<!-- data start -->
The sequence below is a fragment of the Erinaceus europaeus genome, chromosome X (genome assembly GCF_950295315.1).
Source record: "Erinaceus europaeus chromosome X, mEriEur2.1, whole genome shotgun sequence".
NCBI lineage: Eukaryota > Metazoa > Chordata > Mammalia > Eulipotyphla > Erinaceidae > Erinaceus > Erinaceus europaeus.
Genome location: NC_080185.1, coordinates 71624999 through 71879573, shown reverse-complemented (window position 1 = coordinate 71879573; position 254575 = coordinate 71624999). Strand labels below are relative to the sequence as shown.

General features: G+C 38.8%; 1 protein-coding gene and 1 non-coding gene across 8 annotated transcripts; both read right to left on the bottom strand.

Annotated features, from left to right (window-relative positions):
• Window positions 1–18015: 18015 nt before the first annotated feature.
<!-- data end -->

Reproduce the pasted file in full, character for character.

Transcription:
The sequence below is a fragment of the Erinaceus europaeus genome, chromosome X (genome assembly GCF_950295315.1).
Source record: "Erinaceus europaeus chromosome X, mEriEur2.1, whole genome shotgun sequence".
NCBI lineage: Eukaryota > Metazoa > Chordata > Mammalia > Eulipotyphla > Erinaceidae > Erinaceus > Erinaceus europaeus.
Genome location: NC_080185.1, coordinates 71624999 through 71879573, shown reverse-complemented (window position 1 = coordinate 71879573; position 254575 = coordinate 71624999). Strand labels below are relative to the sequence as shown.

General features: G+C 38.8%; 1 protein-coding gene and 1 non-coding gene across 8 annotated transcripts; both read right to left on the bottom strand.

Annotated features, from left to right (window-relative positions):
• Window positions 1–18015: 18015 nt before the first annotated feature.